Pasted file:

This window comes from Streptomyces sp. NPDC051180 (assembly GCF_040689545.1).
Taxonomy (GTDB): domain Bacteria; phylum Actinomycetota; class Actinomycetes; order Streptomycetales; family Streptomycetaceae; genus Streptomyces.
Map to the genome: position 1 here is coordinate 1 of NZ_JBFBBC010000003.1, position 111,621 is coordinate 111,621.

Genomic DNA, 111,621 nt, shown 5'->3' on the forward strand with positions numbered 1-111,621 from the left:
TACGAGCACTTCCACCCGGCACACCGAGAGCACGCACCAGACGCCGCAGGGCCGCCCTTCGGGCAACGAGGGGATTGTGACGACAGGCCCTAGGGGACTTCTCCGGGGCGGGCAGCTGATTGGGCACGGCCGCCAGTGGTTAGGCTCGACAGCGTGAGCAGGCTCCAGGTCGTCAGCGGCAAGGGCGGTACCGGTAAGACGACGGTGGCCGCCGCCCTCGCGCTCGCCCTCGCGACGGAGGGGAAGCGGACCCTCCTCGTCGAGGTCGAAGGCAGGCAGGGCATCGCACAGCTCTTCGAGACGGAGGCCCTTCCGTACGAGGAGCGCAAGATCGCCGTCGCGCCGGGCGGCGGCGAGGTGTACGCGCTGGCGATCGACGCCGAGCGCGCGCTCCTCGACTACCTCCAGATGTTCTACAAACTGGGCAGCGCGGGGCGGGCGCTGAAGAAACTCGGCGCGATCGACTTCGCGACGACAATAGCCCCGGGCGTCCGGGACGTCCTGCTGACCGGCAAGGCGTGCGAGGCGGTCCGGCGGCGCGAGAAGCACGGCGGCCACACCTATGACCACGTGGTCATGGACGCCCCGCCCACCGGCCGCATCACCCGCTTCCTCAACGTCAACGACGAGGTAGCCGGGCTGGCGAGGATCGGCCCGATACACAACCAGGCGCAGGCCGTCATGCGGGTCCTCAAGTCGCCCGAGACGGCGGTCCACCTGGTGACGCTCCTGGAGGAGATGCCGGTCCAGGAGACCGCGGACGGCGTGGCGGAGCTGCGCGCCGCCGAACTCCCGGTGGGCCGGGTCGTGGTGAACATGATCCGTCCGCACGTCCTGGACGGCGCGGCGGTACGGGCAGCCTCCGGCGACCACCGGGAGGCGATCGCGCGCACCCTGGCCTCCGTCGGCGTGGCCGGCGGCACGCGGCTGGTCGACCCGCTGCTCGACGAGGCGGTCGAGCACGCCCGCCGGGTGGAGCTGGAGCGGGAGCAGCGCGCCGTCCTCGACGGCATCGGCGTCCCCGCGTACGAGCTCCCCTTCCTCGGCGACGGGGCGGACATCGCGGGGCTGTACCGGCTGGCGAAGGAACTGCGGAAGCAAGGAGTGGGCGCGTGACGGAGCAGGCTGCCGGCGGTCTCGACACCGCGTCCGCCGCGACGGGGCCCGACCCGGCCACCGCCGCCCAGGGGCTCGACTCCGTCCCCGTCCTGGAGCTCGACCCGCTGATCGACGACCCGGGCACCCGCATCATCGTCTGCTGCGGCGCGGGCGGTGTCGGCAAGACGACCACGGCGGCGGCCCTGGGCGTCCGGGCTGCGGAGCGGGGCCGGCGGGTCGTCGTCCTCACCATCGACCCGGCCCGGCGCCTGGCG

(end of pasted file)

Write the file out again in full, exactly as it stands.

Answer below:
This window comes from Streptomyces sp. NPDC051180 (assembly GCF_040689545.1).
Taxonomy (GTDB): domain Bacteria; phylum Actinomycetota; class Actinomycetes; order Streptomycetales; family Streptomycetaceae; genus Streptomyces.
Map to the genome: position 1 here is coordinate 1 of NZ_JBFBBC010000003.1, position 111,621 is coordinate 111,621.

Genomic DNA, 111,621 nt, shown 5'->3' on the forward strand with positions numbered 1-111,621 from the left:
TACGAGCACTTCCACCCGGCACACCGAGAGCACGCACCAGACGCCGCAGGGCCGCCCTTCGGGCAACGAGGGGATTGTGACGACAGGCCCTAGGGGACTTCTCCGGGGCGGGCAGCTGATTGGGCACGGCCGCCAGTGGTTAGGCTCGACAGCGTGAGCAGGCTCCAGGTCGTCAGCGGCAAGGGCGGTACCGGTAAGACGACGGTGGCCGCCGCCCTCGCGCTCGCCCTCGCGACGGAGGGGAAGCGGACCCTCCTCGTCGAGGTCGAAGGCAGGCAGGGCATCGCACAGCTCTTCGAGACGGAGGCCCTTCCGTACGAGGAGCGCAAGATCGCCGTCGCGCCGGGCGGCGGCGAGGTGTACGCGCTGGCGATCGACGCCGAGCGCGCGCTCCTCGACTACCTCCAGATGTTCTACAAACTGGGCAGCGCGGGGCGGGCGCTGAAGAAACTCGGCGCGATCGACTTCGCGACGACAATAGCCCCGGGCGTCCGGGACGTCCTGCTGACCGGCAAGGCGTGCGAGGCGGTCCGGCGGCGCGAGAAGCACGGCGGCCACACCTATGACCACGTGGTCATGGACGCCCCGCCCACCGGCCGCATCACCCGCTTCCTCAACGTCAACGACGAGGTAGCCGGGCTGGCGAGGATCGGCCCGATACACAACCAGGCGCAGGCCGTCATGCGGGTCCTCAAGTCGCCCGAGACGGCGGTCCACCTGGTGACGCTCCTGGAGGAGATGCCGGTCCAGGAGACCGCGGACGGCGTGGCGGAGCTGCGCGCCGCCGAACTCCCGGTGGGCCGGGTCGTGGTGAACATGATCCGTCCGCACGTCCTGGACGGCGCGGCGGTACGGGCAGCCTCCGGCGACCACCGGGAGGCGATCGCGCGCACCCTGGCCTCCGTCGGCGTGGCCGGCGGCACGCGGCTGGTCGACCCGCTGCTCGACGAGGCGGTCGAGCACGCCCGCCGGGTGGAGCTGGAGCGGGAGCAGCGCGCCGTCCTCGACGGCATCGGCGTCCCCGCGTACGAGCTCCCCTTCCTCGGCGACGGGGCGGACATCGCGGGGCTGTACCGGCTGGCGAAGGAACTGCGGAAGCAAGGAGTGGGCGCGTGACGGAGCAGGCTGCCGGCGGTCTCGACACCGCGTCCGCCGCGACGGGGCCCGACCCGGCCACCGCCGCCCAGGGGCTCGACTCCGTCCCCGTCCTGGAGCTCGACCCGCTGATCGACGACCCGGGCACCCGCATCATCGTCTGCTGCGGCGCGGGCGGTGTCGGCAAGACGACCACGGCGGCGGCCCTGGGCGTCCGGGCTGCGGAGCGGGGCCGGCGGGTCGTCGTCCTCACCATCGACCCGGCCCGGCGCCTGGCG